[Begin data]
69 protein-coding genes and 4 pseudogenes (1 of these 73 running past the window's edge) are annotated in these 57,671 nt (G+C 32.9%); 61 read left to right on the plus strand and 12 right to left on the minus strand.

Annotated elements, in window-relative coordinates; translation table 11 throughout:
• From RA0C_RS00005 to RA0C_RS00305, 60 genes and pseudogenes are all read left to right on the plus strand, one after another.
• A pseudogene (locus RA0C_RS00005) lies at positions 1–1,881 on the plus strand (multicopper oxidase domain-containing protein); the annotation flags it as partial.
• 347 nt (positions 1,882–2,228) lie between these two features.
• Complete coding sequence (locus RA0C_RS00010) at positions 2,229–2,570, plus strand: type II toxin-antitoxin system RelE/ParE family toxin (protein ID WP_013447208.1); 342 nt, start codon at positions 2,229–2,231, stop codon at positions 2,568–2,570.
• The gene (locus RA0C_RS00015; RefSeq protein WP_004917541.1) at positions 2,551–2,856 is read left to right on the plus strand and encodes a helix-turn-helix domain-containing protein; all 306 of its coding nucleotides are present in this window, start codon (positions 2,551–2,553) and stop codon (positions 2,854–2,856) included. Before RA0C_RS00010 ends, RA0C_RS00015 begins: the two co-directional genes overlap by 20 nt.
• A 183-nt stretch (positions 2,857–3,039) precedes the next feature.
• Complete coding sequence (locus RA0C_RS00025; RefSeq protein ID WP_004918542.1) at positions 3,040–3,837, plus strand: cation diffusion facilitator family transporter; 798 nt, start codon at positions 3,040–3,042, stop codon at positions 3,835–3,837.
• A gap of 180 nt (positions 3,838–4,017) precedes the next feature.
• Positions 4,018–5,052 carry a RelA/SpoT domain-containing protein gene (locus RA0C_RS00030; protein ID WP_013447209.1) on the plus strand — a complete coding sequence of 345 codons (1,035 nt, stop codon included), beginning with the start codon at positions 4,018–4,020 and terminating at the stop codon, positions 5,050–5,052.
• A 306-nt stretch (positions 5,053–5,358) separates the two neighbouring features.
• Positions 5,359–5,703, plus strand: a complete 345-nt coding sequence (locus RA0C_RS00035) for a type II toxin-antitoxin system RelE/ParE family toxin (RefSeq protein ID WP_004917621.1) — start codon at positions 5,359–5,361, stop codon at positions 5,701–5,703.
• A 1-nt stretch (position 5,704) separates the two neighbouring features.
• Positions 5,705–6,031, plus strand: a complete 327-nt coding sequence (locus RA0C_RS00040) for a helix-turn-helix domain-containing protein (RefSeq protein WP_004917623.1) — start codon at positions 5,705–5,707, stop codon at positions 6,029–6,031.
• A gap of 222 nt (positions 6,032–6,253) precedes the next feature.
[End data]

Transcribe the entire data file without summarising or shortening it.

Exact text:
69 protein-coding genes and 4 pseudogenes (1 of these 73 running past the window's edge) are annotated in these 57,671 nt (G+C 32.9%); 61 read left to right on the plus strand and 12 right to left on the minus strand.

Annotated elements, in window-relative coordinates; translation table 11 throughout:
• From RA0C_RS00005 to RA0C_RS00305, 60 genes and pseudogenes are all read left to right on the plus strand, one after another.
• A pseudogene (locus RA0C_RS00005) lies at positions 1–1,881 on the plus strand (multicopper oxidase domain-containing protein); the annotation flags it as partial.
• 347 nt (positions 1,882–2,228) lie between these two features.
• Complete coding sequence (locus RA0C_RS00010) at positions 2,229–2,570, plus strand: type II toxin-antitoxin system RelE/ParE family toxin (protein ID WP_013447208.1); 342 nt, start codon at positions 2,229–2,231, stop codon at positions 2,568–2,570.
• The gene (locus RA0C_RS00015; RefSeq protein WP_004917541.1) at positions 2,551–2,856 is read left to right on the plus strand and encodes a helix-turn-helix domain-containing protein; all 306 of its coding nucleotides are present in this window, start codon (positions 2,551–2,553) and stop codon (positions 2,854–2,856) included. Before RA0C_RS00010 ends, RA0C_RS00015 begins: the two co-directional genes overlap by 20 nt.
• A 183-nt stretch (positions 2,857–3,039) precedes the next feature.
• Complete coding sequence (locus RA0C_RS00025; RefSeq protein ID WP_004918542.1) at positions 3,040–3,837, plus strand: cation diffusion facilitator family transporter; 798 nt, start codon at positions 3,040–3,042, stop codon at positions 3,835–3,837.
• A gap of 180 nt (positions 3,838–4,017) precedes the next feature.
• Positions 4,018–5,052 carry a RelA/SpoT domain-containing protein gene (locus RA0C_RS00030; protein ID WP_013447209.1) on the plus strand — a complete coding sequence of 345 codons (1,035 nt, stop codon included), beginning with the start codon at positions 4,018–4,020 and terminating at the stop codon, positions 5,050–5,052.
• A 306-nt stretch (positions 5,053–5,358) separates the two neighbouring features.
• Positions 5,359–5,703, plus strand: a complete 345-nt coding sequence (locus RA0C_RS00035) for a type II toxin-antitoxin system RelE/ParE family toxin (RefSeq protein ID WP_004917621.1) — start codon at positions 5,359–5,361, stop codon at positions 5,701–5,703.
• A 1-nt stretch (position 5,704) separates the two neighbouring features.
• Positions 5,705–6,031, plus strand: a complete 327-nt coding sequence (locus RA0C_RS00040) for a helix-turn-helix domain-containing protein (RefSeq protein WP_004917623.1) — start codon at positions 5,705–5,707, stop codon at positions 6,029–6,031.
• A gap of 222 nt (positions 6,032–6,253) precedes the next feature.